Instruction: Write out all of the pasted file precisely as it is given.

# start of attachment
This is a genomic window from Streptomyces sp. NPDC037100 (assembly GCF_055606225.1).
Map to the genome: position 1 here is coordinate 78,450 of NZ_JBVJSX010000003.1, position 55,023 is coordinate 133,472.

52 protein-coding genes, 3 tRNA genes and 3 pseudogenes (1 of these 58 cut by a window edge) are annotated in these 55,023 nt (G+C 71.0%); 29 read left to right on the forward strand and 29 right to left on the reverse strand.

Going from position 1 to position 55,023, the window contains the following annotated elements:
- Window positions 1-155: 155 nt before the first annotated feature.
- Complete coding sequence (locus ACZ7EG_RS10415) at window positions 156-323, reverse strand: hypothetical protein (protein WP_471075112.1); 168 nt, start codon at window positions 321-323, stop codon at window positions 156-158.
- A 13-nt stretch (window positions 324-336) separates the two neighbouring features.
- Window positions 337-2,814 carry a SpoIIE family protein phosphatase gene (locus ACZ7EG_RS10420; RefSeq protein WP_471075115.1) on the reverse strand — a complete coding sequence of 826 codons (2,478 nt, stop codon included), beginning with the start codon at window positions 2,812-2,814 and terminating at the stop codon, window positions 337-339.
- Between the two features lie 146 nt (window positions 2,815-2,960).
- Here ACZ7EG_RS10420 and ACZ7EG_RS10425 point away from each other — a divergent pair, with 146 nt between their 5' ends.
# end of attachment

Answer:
This is a genomic window from Streptomyces sp. NPDC037100 (assembly GCF_055606225.1).
Map to the genome: position 1 here is coordinate 78,450 of NZ_JBVJSX010000003.1, position 55,023 is coordinate 133,472.

52 protein-coding genes, 3 tRNA genes and 3 pseudogenes (1 of these 58 cut by a window edge) are annotated in these 55,023 nt (G+C 71.0%); 29 read left to right on the forward strand and 29 right to left on the reverse strand.

Going from position 1 to position 55,023, the window contains the following annotated elements:
- Window positions 1-155: 155 nt before the first annotated feature.
- Complete coding sequence (locus ACZ7EG_RS10415) at window positions 156-323, reverse strand: hypothetical protein (protein WP_471075112.1); 168 nt, start codon at window positions 321-323, stop codon at window positions 156-158.
- A 13-nt stretch (window positions 324-336) separates the two neighbouring features.
- Window positions 337-2,814 carry a SpoIIE family protein phosphatase gene (locus ACZ7EG_RS10420; RefSeq protein WP_471075115.1) on the reverse strand — a complete coding sequence of 826 codons (2,478 nt, stop codon included), beginning with the start codon at window positions 2,812-2,814 and terminating at the stop codon, window positions 337-339.
- Between the two features lie 146 nt (window positions 2,815-2,960).
- Here ACZ7EG_RS10420 and ACZ7EG_RS10425 point away from each other — a divergent pair, with 146 nt between their 5' ends.